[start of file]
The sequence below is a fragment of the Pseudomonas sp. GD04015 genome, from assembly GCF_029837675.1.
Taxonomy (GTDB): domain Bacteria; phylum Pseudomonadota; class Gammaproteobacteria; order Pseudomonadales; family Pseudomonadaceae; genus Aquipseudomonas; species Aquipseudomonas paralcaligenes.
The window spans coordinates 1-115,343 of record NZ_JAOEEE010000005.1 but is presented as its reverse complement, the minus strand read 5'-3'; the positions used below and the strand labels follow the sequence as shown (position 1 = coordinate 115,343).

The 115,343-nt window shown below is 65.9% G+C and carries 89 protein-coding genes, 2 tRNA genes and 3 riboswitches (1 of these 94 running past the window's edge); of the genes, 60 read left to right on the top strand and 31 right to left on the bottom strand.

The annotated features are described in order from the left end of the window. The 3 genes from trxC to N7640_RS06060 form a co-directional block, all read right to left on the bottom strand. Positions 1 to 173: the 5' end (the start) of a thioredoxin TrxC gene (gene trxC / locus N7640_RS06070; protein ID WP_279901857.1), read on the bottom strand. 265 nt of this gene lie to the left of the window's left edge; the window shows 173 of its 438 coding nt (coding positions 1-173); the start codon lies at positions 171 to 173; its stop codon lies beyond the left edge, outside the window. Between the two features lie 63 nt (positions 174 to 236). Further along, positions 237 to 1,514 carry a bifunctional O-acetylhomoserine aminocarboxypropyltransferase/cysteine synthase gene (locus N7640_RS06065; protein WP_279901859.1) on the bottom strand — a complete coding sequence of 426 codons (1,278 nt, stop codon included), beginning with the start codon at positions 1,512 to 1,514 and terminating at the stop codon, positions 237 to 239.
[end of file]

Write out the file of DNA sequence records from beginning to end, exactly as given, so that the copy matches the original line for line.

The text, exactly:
The sequence below is a fragment of the Pseudomonas sp. GD04015 genome, from assembly GCF_029837675.1.
Taxonomy (GTDB): domain Bacteria; phylum Pseudomonadota; class Gammaproteobacteria; order Pseudomonadales; family Pseudomonadaceae; genus Aquipseudomonas; species Aquipseudomonas paralcaligenes.
The window spans coordinates 1-115,343 of record NZ_JAOEEE010000005.1 but is presented as its reverse complement, the minus strand read 5'-3'; the positions used below and the strand labels follow the sequence as shown (position 1 = coordinate 115,343).

The 115,343-nt window shown below is 65.9% G+C and carries 89 protein-coding genes, 2 tRNA genes and 3 riboswitches (1 of these 94 running past the window's edge); of the genes, 60 read left to right on the top strand and 31 right to left on the bottom strand.

The annotated features are described in order from the left end of the window. The 3 genes from trxC to N7640_RS06060 form a co-directional block, all read right to left on the bottom strand. Positions 1 to 173: the 5' end (the start) of a thioredoxin TrxC gene (gene trxC / locus N7640_RS06070; protein ID WP_279901857.1), read on the bottom strand. 265 nt of this gene lie to the left of the window's left edge; the window shows 173 of its 438 coding nt (coding positions 1-173); the start codon lies at positions 171 to 173; its stop codon lies beyond the left edge, outside the window. Between the two features lie 63 nt (positions 174 to 236). Further along, positions 237 to 1,514 carry a bifunctional O-acetylhomoserine aminocarboxypropyltransferase/cysteine synthase gene (locus N7640_RS06065; protein WP_279901859.1) on the bottom strand — a complete coding sequence of 426 codons (1,278 nt, stop codon included), beginning with the start codon at positions 1,512 to 1,514 and terminating at the stop codon, positions 237 to 239.